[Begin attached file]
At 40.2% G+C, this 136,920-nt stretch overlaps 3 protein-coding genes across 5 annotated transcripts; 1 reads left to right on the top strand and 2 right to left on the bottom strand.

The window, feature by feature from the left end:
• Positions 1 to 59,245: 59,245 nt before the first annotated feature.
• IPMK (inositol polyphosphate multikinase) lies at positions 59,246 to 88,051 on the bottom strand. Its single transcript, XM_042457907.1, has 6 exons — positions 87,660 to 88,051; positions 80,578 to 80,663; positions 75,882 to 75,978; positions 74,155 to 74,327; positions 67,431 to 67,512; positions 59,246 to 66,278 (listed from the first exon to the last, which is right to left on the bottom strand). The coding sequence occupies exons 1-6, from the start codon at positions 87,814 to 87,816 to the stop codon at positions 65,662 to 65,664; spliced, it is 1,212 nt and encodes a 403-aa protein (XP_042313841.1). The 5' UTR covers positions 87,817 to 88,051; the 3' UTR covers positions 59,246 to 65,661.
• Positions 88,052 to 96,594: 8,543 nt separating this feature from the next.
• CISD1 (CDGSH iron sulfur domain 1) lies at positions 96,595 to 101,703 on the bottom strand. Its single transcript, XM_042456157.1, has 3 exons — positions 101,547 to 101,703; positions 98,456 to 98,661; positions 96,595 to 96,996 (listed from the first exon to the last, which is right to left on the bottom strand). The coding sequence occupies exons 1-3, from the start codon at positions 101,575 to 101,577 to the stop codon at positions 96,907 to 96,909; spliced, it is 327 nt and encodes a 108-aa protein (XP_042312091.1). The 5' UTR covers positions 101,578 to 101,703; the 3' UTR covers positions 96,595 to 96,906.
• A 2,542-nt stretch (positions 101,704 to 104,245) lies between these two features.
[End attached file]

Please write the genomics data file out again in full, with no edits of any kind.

At 40.2% G+C, this 136,920-nt stretch overlaps 3 protein-coding genes across 5 annotated transcripts; 1 reads left to right on the top strand and 2 right to left on the bottom strand.

The window, feature by feature from the left end:
• Positions 1 to 59,245: 59,245 nt before the first annotated feature.
• IPMK (inositol polyphosphate multikinase) lies at positions 59,246 to 88,051 on the bottom strand. Its single transcript, XM_042457907.1, has 6 exons — positions 87,660 to 88,051; positions 80,578 to 80,663; positions 75,882 to 75,978; positions 74,155 to 74,327; positions 67,431 to 67,512; positions 59,246 to 66,278 (listed from the first exon to the last, which is right to left on the bottom strand). The coding sequence occupies exons 1-6, from the start codon at positions 87,814 to 87,816 to the stop codon at positions 65,662 to 65,664; spliced, it is 1,212 nt and encodes a 403-aa protein (XP_042313841.1). The 5' UTR covers positions 87,817 to 88,051; the 3' UTR covers positions 59,246 to 65,661.
• Positions 88,052 to 96,594: 8,543 nt separating this feature from the next.
• CISD1 (CDGSH iron sulfur domain 1) lies at positions 96,595 to 101,703 on the bottom strand. Its single transcript, XM_042456157.1, has 3 exons — positions 101,547 to 101,703; positions 98,456 to 98,661; positions 96,595 to 96,996 (listed from the first exon to the last, which is right to left on the bottom strand). The coding sequence occupies exons 1-3, from the start codon at positions 101,575 to 101,577 to the stop codon at positions 96,907 to 96,909; spliced, it is 327 nt and encodes a 108-aa protein (XP_042312091.1). The 5' UTR covers positions 101,578 to 101,703; the 3' UTR covers positions 96,595 to 96,906.
• A 2,542-nt stretch (positions 101,704 to 104,245) lies between these two features.